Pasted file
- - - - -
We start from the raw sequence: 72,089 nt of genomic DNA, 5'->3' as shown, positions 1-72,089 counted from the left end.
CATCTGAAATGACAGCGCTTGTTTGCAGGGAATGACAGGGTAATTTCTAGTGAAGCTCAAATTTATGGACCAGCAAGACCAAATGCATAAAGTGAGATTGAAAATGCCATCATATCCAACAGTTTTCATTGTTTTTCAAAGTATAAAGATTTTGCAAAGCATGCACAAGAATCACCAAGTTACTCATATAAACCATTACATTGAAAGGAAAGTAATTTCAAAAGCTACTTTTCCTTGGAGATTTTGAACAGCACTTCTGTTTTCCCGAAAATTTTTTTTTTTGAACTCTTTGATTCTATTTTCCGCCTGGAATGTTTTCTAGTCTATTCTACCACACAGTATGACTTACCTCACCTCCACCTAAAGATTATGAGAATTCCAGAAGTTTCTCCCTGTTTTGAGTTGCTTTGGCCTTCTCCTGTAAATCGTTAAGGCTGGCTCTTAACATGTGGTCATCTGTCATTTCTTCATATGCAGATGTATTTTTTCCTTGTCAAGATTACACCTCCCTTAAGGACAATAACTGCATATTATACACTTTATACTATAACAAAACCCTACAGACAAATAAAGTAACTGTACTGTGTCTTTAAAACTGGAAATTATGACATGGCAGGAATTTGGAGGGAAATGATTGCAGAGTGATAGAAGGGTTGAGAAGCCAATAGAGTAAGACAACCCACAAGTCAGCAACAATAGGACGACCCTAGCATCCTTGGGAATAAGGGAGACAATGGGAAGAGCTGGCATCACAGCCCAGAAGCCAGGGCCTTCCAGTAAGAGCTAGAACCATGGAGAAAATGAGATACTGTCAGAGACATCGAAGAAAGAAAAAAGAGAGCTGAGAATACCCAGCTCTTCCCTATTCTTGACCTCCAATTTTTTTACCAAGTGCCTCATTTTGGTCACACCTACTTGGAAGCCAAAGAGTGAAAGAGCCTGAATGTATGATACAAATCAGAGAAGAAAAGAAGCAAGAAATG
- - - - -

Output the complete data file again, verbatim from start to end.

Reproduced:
We start from the raw sequence: 72,089 nt of genomic DNA, 5'->3' as shown, positions 1-72,089 counted from the left end.
CATCTGAAATGACAGCGCTTGTTTGCAGGGAATGACAGGGTAATTTCTAGTGAAGCTCAAATTTATGGACCAGCAAGACCAAATGCATAAAGTGAGATTGAAAATGCCATCATATCCAACAGTTTTCATTGTTTTTCAAAGTATAAAGATTTTGCAAAGCATGCACAAGAATCACCAAGTTACTCATATAAACCATTACATTGAAAGGAAAGTAATTTCAAAAGCTACTTTTCCTTGGAGATTTTGAACAGCACTTCTGTTTTCCCGAAAATTTTTTTTTTTGAACTCTTTGATTCTATTTTCCGCCTGGAATGTTTTCTAGTCTATTCTACCACACAGTATGACTTACCTCACCTCCACCTAAAGATTATGAGAATTCCAGAAGTTTCTCCCTGTTTTGAGTTGCTTTGGCCTTCTCCTGTAAATCGTTAAGGCTGGCTCTTAACATGTGGTCATCTGTCATTTCTTCATATGCAGATGTATTTTTTCCTTGTCAAGATTACACCTCCCTTAAGGACAATAACTGCATATTATACACTTTATACTATAACAAAACCCTACAGACAAATAAAGTAACTGTACTGTGTCTTTAAAACTGGAAATTATGACATGGCAGGAATTTGGAGGGAAATGATTGCAGAGTGATAGAAGGGTTGAGAAGCCAATAGAGTAAGACAACCCACAAGTCAGCAACAATAGGACGACCCTAGCATCCTTGGGAATAAGGGAGACAATGGGAAGAGCTGGCATCACAGCCCAGAAGCCAGGGCCTTCCAGTAAGAGCTAGAACCATGGAGAAAATGAGATACTGTCAGAGACATCGAAGAAAGAAAAAAGAGAGCTGAGAATACCCAGCTCTTCCCTATTCTTGACCTCCAATTTTTTTACCAAGTGCCTCATTTTGGTCACACCTACTTGGAAGCCAAAGAGTGAAAGAGCCTGAATGTATGATACAAATCAGAGAAGAAAAGAAGCAAGAAATG